Even Paul Giamatti will tell you that Paul Giamatti doesn't have the debonair looks and suave charm of a prototypical leading man. In other words, he's no George Clooney.

Yet the 42-year-old actor has carved out a niche as exactly that unlikely leading man, thanks to his scene-stealing breakout in 'Private Parts' (he was Howard Stern's lovingly nicknamed adversary "Pig Vomit"), and subsequent above-the-title turns in 'American Splendor' and 'Sideways.'

His latest, 'Cold Souls,' like 'Splendor' and 'Sideways,' is a low-budget indie that has big-audience potential. In the metaphysical comedy, Giamatti plays -- get this -- an actor named Paul Giamatti, who, struggling from depression, decides to have his soul extracted from his body. We asked Giamatti about the inevitable 'Souls' comparisons to Charlie Kaufman fare and whether or not he does, in fact, drink any f***ing merlot.

5 Questions With the Indiewood Fave

Even Paul Giamatti will tell you that Paul Giamatti doesn't have the debonair looks and suave charm of a prototypical leading man. In other words, he's no George Clooney.

Yet the 42-year-old actor has carved out a niche as exactly that unlikely leading man, thanks to his scene-stealing breakout in 'Private Parts' (he was Howard Stern's lovingly nicknamed adversary "Pig Vomit"), and subsequent above-the-title turns in 'American Splendor' and 'Sideways.'

His latest, 'Cold Souls,' like 'Splendor' and 'Sideways,' is a low-budget indie that has big-audience potential. In the metaphysical comedy, Giamatti plays -- get this -- an actor named Paul Giamatti, who, struggling from depression, decides to have his soul extracted from his body. We asked Giamatti about the inevitable 'Souls' comparisons to Charlie Kaufman fare and whether or not he does, in fact, drink any f***ing merlot. -- By Kevin Polowy

1. How close is this character to the real Paul Giamatti?
No more or less than anything else I've done, actually. Sure, there's probably things I can identify with. He's an actor. But I played a boxing guy [in 'Cinderella Man'] and there were things about that guy that I actually felt like I connected to for different reasons. There's always a little bit of something that corresponds and then there's something that doesn't. I feel like if the character had a different name, we wouldn't even be having this conversation ... I've always envied actors who say, "Oh my God, this part was my story." I've never had that experience. I don't think I related any more to him than other things I've done.

2. So you related more to playing, say, John Adams, than to this role?
Well, there were definitely things about that guy [Adams] that I felt close to, yes ... [just as] I did [playing] a character in a movie called 'The Illusionist.' In a weird way, for some reason, I felt the closest to that character and I don't even know why I did. There's something about that guy that felt more like me than practically anything I've done, but most people would look at that and probably not think that.... There was something about that character that I remembered feeling very comfortable with for some reason. He's not an actor, but he behaves like one, he watches everything.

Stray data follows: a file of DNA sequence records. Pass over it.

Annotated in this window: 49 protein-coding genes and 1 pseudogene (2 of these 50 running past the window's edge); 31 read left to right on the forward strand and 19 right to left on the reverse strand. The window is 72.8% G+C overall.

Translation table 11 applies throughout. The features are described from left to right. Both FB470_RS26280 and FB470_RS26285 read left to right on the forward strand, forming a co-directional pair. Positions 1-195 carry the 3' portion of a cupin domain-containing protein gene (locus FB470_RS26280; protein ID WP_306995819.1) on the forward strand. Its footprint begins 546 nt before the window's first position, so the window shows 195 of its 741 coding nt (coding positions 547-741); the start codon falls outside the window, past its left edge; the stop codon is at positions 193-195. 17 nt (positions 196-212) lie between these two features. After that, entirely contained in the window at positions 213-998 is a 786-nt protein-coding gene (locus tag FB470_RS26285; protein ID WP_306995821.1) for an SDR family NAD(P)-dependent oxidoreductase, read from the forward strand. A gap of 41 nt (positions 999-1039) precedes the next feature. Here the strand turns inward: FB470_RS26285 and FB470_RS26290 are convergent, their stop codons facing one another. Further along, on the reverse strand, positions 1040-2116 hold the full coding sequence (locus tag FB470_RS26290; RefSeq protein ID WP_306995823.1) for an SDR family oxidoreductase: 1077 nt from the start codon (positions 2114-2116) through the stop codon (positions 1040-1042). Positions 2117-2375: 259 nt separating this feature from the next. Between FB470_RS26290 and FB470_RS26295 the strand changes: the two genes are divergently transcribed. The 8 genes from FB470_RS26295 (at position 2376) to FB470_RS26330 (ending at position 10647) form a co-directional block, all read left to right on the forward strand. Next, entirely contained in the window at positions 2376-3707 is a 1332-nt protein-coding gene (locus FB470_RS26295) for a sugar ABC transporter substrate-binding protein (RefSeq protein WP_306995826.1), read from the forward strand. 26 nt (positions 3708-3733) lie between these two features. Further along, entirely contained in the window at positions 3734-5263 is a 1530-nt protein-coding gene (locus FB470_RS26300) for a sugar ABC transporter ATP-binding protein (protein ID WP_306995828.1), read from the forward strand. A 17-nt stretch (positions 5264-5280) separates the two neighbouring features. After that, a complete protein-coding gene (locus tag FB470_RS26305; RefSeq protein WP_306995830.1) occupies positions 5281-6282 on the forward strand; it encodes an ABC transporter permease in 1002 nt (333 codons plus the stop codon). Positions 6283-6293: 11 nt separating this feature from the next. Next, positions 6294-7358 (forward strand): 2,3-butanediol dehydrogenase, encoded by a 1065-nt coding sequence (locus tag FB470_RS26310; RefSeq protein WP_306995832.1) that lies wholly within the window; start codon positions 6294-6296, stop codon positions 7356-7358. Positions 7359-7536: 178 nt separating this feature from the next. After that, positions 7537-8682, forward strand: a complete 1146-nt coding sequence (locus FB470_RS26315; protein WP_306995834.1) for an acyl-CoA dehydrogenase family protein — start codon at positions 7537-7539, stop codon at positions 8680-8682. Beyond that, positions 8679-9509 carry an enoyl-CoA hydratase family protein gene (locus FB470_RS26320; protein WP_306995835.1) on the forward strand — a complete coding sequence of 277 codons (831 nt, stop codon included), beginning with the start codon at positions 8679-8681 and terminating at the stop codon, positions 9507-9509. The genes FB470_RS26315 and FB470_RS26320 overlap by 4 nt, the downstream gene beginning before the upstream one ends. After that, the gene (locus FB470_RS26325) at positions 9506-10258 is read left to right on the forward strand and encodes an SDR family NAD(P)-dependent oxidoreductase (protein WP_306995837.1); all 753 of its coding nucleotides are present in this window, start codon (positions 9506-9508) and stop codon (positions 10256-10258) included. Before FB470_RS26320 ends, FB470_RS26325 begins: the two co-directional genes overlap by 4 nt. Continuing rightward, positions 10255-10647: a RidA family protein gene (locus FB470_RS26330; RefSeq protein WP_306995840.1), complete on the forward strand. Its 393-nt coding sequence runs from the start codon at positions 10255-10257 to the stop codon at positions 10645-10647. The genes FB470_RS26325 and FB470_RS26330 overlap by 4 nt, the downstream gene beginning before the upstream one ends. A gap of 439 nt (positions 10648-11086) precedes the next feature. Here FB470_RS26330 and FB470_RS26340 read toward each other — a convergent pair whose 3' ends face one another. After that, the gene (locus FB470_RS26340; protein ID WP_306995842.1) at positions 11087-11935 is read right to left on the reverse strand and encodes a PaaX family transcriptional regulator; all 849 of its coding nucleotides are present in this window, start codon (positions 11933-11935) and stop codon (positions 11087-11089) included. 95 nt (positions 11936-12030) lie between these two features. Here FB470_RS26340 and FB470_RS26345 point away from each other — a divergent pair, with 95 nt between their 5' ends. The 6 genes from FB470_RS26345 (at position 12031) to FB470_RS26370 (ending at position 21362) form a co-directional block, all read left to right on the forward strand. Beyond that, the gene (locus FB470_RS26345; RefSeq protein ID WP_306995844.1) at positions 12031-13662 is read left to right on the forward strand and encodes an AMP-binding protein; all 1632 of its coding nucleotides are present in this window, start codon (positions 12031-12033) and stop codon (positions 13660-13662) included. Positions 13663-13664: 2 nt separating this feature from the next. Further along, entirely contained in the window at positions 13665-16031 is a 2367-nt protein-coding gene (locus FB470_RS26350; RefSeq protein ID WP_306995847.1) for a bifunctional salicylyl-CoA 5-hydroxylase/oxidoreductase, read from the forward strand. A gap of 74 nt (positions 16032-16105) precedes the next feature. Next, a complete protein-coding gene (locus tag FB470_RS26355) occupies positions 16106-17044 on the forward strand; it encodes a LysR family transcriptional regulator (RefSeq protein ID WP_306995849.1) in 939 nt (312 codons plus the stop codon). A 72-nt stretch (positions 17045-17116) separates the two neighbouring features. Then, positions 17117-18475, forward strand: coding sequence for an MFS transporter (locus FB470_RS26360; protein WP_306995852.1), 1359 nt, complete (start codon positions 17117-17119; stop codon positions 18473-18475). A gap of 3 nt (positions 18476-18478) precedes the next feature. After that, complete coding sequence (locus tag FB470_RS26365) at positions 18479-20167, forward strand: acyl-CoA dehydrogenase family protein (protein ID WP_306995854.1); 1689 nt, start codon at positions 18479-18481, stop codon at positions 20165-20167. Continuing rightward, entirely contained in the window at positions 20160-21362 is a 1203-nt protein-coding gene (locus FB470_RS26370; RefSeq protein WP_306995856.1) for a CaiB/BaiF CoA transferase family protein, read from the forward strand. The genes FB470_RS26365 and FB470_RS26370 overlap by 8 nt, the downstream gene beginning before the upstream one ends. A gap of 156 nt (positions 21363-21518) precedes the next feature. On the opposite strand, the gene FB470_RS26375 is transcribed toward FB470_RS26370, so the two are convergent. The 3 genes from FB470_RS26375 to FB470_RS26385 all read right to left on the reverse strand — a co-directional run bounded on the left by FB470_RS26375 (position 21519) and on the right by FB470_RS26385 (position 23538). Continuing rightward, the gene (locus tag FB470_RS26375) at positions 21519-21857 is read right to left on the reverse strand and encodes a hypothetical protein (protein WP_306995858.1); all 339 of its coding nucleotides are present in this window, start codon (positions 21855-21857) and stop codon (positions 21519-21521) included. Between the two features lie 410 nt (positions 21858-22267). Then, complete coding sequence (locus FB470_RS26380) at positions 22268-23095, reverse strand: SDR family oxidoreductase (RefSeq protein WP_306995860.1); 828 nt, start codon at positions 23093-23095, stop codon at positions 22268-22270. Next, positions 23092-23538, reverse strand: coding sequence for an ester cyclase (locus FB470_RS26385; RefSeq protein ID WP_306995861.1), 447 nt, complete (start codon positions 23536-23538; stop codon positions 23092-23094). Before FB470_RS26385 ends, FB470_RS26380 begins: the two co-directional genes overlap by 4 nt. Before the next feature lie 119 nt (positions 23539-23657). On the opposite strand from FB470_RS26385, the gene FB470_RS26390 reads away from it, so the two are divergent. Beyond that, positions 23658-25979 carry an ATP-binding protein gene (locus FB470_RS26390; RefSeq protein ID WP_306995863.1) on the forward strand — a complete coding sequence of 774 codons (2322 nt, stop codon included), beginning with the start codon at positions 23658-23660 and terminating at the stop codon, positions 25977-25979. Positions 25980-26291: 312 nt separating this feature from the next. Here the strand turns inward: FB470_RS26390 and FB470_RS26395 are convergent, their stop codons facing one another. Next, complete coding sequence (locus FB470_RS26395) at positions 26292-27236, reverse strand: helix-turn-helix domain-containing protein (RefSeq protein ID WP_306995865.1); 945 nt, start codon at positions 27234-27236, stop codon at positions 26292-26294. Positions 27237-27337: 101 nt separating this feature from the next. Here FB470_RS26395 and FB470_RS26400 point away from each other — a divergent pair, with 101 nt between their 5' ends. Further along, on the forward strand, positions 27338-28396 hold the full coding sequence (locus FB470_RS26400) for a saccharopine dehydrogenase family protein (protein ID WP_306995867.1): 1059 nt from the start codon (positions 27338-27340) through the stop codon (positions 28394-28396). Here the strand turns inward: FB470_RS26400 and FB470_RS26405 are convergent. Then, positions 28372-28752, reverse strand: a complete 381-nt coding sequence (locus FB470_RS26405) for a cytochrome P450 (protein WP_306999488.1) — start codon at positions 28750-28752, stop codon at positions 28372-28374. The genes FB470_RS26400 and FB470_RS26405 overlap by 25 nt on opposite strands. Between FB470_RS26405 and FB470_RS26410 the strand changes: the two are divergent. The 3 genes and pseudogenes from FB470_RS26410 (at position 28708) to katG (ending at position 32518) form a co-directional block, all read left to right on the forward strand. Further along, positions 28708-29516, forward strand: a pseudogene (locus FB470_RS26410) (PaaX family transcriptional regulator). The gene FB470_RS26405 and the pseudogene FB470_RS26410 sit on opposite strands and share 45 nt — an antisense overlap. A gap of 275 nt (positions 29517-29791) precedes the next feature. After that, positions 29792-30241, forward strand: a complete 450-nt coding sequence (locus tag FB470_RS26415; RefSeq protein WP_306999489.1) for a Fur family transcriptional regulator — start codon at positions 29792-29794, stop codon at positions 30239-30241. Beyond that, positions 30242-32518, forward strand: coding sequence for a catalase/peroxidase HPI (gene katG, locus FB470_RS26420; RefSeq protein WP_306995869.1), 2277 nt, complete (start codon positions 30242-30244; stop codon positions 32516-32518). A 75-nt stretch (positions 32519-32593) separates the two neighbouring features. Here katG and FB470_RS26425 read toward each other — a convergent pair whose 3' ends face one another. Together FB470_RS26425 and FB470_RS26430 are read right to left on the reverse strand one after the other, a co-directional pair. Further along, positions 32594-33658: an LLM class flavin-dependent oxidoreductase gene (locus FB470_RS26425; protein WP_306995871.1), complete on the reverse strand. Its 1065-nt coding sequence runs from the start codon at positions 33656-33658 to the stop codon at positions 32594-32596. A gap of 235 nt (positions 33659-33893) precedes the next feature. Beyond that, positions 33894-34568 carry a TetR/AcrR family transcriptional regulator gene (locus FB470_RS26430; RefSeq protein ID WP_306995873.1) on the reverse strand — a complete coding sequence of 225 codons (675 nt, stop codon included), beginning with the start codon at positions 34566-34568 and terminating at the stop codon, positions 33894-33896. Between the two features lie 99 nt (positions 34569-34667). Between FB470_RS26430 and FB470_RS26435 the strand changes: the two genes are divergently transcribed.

3. 'Cold Souls' is drawing so many comparisons to Charlie Kaufman-written films like 'Being John Malkovich' and 'Eternal Sunshine.' Do you think it's fair to call this movie Kaufman-esque?
I've actually never seen a single one of those Charlie Kaufman movies. I have somehow managed to miss those movies, which is kind of astounding. And as far as I'm concerned, no, it's not, because I've never seen one of them. What's funny to me is the associations I have with it, with some of the plot things and the way the movie looks, it's much more like the early, mid-period Woody Allen movies. And that I think was a very conscious thing on [director Sophie Barthes'] part, to do a kind of pastiche of a Woody Allen thing. The Charlie Kaufman thing makes sense to me, I can see why people are doing it, but I can't actually address it because I've never seen any of the movies ... which seems hard to believe, because it seems like a cultural phenomenon.





4. After 'Sideways,' do you get bottles of wine sent to you wherever you go?
[Laughs] A little bit less so now, but I did for a while. I had people sending me crates of wine, wine dealers and stuff. And I don't really drink wine, so I didn't know what the hell to do with this stuff. But people will send me a glass of wine in a restaurant and I don't really drink wine, so it's a little awkward.

5. Can you tell us anything about your potential reunion with 'Sideways' director Alexander Payne for 'Downsizing'? Word is Reese Witherspoon and Sacha Baron Cohen will also star.
I don't know that that's going to happen now. I think it may be a little while before that gets done, because it's a complicated endeavor. But it's a really great script, and it's a really great satire with this great satirical idea of people being shrunk down to four inches tall. So it's a movie that's literally about the shrinking middle class. It fits the times now even better than when he wrote it. There's all sort of people shrinking and one Big Mac can feed a family of five for a month. It's a very good political satire, and hopefully it gets done at some point.

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